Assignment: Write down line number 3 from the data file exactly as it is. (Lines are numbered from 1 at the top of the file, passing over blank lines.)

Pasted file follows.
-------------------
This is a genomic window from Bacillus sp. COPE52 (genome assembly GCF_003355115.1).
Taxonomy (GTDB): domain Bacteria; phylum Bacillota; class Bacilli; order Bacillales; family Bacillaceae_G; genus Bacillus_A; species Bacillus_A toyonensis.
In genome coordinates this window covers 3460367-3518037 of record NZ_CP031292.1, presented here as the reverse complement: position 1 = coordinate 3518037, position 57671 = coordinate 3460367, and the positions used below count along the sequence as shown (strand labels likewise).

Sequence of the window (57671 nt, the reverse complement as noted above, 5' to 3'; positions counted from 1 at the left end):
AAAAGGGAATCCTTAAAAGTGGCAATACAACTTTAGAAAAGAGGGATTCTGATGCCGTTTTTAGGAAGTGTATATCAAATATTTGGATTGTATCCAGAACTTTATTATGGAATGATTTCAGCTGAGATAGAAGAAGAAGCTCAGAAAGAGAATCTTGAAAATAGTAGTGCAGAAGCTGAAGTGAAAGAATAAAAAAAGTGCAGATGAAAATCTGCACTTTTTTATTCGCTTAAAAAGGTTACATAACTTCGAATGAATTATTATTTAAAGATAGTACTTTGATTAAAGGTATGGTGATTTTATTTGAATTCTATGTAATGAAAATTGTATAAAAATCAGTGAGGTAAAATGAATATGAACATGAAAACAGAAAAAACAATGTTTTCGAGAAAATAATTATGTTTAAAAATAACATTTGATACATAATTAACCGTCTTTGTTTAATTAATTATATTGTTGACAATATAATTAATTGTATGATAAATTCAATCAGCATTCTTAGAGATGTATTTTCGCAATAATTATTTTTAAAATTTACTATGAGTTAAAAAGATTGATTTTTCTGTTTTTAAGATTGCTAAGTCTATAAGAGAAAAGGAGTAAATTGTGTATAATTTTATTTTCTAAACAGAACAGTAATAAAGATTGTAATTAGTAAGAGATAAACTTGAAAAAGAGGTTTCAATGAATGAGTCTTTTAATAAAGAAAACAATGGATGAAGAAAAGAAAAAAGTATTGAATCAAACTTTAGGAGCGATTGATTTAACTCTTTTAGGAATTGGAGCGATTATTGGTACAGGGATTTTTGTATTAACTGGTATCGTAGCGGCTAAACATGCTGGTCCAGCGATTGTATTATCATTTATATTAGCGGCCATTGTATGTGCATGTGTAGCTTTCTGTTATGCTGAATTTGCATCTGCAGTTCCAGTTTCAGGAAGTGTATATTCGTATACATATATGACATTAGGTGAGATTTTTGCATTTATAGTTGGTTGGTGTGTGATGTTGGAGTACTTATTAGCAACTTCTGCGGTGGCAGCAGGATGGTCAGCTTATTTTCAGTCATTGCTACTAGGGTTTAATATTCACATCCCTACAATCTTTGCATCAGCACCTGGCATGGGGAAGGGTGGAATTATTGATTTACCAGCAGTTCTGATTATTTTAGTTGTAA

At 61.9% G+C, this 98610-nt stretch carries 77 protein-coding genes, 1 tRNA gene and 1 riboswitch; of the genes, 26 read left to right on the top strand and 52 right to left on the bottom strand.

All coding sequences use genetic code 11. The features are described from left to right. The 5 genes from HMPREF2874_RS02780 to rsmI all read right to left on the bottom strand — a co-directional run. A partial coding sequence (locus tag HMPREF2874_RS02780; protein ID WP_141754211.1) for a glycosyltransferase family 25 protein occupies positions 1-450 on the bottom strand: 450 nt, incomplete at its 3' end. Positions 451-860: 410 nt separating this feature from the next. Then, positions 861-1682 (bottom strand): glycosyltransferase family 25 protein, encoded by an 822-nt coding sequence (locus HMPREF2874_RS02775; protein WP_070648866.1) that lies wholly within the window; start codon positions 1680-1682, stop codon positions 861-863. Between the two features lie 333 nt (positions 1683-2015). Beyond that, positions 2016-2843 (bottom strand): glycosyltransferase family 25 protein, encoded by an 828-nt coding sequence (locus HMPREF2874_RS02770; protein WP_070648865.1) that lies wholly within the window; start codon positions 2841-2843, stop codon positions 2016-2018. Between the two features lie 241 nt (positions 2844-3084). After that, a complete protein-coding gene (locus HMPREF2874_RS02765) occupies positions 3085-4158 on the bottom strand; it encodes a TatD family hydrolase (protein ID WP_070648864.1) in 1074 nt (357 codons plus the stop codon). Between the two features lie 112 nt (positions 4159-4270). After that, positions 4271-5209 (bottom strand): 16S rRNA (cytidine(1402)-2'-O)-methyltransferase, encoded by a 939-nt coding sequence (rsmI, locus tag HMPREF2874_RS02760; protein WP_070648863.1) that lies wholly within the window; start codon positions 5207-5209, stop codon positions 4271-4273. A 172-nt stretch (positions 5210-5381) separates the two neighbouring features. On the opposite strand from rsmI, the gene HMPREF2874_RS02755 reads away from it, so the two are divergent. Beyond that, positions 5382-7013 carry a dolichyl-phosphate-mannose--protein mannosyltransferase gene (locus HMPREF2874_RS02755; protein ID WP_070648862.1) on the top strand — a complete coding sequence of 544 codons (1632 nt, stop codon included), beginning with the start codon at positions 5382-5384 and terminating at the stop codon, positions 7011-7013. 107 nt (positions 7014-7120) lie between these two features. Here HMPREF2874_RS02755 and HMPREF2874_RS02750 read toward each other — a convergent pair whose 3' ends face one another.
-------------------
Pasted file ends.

In genome coordinates this window covers 3460367-3518037 of record NZ_CP031292.1, presented here as the reverse complement: position 1 = coordinate 3518037, position 57671 = coordinate 3460367, and the positions used below count along the sequence as shown (strand labels likewise).